You cannot capture a dream until you reach for it.

WEIRD WINTER

by Karen E. Rigley

 

This past autumn, early snowfalls hit three weekends in a row, then strangely when it was actually winter, the snowstorms stopped – resulting in the driest December on record. Not much snow so far this January, but the weather pattern is shifting and a snowstorm is predicted for tomorrow . Soon, I expect to hear grumbles about the snow, ice and cold, but at this moment I’m looking forward to the still quiet beauty of snowflakes floating through the air and later the squeals and laughter of children sledding down the hill, pelting each other with snowballs or building Frosty the Snowman – and hoping he comes to life.

 

 

NIGHTSTORM

Snowflakes tease and kiss as they dance

from cloudspun skies

Soon, trees laced with snow and ice glisten

in unveiled moonlight

A world of white drapes upon the earth,

a purifying blanket

as luminous silence curtains

winter night.

 

 

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Comments on: "WEIRD WINTER" (4)

  1. Lynda Hartson said:

    Excellent~~ Just how I feel when it snows. I’m looking forward to a snowfall and enjoying reading yet another of your AWESOME books~~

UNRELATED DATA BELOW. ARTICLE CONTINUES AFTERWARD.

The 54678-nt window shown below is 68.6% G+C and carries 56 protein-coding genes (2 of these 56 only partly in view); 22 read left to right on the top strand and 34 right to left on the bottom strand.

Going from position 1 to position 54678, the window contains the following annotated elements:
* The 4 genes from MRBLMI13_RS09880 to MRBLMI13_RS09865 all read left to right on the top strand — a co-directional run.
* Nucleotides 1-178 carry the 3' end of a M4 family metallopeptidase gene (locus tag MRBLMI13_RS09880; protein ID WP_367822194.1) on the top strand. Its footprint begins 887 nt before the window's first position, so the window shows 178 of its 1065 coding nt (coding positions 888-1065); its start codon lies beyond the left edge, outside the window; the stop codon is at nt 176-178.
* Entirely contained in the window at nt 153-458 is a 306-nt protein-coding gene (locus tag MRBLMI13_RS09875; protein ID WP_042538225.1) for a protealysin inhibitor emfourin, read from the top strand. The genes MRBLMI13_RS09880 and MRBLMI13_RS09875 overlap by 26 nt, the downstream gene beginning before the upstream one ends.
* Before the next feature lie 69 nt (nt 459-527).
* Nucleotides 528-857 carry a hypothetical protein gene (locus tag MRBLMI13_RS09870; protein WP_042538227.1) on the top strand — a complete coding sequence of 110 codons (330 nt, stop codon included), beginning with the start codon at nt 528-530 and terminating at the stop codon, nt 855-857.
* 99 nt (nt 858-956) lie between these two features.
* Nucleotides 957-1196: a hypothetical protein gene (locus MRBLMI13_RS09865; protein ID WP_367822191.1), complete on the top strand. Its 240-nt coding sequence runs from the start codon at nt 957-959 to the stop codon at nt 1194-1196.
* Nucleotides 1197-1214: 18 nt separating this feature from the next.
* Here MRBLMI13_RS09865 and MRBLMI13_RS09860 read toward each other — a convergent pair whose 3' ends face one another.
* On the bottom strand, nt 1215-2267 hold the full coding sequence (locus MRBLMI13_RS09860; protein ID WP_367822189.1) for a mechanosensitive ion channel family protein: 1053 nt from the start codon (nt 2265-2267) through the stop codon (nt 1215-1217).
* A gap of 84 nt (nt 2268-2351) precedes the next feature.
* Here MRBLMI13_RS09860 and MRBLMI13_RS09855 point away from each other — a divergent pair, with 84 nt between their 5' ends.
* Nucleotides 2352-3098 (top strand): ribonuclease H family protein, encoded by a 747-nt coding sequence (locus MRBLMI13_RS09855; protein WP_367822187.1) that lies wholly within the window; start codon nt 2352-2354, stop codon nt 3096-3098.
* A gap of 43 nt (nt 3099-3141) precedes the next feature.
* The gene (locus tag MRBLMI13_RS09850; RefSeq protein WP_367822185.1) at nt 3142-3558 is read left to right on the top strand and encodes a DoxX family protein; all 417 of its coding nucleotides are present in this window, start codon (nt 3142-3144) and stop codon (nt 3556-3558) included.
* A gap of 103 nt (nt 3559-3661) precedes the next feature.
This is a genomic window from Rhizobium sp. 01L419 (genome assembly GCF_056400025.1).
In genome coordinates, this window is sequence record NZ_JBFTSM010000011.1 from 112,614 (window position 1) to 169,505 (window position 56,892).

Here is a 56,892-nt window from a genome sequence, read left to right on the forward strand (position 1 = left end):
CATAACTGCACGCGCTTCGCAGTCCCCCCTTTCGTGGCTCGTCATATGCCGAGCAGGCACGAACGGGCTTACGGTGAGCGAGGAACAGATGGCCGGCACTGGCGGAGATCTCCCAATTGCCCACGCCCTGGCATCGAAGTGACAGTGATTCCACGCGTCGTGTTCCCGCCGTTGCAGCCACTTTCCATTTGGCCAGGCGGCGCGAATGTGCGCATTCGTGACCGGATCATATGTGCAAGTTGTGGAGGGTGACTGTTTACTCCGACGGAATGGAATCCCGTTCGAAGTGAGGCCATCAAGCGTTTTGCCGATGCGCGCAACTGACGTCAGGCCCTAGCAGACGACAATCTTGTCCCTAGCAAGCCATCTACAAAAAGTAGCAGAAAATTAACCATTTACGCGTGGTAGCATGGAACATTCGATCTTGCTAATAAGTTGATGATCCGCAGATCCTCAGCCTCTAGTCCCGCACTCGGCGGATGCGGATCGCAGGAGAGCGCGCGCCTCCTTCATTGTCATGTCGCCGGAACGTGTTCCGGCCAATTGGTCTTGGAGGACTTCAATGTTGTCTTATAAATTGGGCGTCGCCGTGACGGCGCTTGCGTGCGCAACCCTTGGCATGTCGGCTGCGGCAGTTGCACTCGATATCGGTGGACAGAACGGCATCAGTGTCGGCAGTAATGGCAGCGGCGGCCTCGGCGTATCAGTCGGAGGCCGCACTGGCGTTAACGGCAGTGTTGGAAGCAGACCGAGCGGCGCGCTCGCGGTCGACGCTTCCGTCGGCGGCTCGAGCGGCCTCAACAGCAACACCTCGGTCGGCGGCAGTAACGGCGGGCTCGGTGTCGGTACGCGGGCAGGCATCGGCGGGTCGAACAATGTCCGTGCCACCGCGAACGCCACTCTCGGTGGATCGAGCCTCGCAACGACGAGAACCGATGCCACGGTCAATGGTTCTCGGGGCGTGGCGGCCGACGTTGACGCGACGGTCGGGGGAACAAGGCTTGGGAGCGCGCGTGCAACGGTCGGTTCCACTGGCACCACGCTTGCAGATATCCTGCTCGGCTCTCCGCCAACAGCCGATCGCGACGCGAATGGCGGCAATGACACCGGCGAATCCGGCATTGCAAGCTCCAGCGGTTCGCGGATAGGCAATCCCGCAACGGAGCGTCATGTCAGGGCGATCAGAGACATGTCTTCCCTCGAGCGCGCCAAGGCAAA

2. Lynda, you have a Kindle, right? My short story trio On Wings of Dragons is available through the Amazon Kindle lending library — so you can download it for free. CAT MOVES, the mystery novel is on that now, too, but you already read that. 😉
    You take care. OK? Hugs!

  3. Tell me about it. In the UK, the winter and more appropriately the preceding autumn is playing havoc with nature, once again. I run a blog based on phenology and you can clearly see that this unseasonable weather is having a longer-term effect. Winter has briefly returned with its frosts and snow may arrive, for the lucky few. In general, most of Europe has also suffered but nature will no doubt, have the final word.

    Kind Regards

    Tony Powell

  4. Tony, yes nature always does. My friends having been keeping posted on your crazy weather. I hope that it settles for all of us into the prover groove. Here we need the snowpack for our water. It seems everywhere things are unpredicatable, but we can hope.

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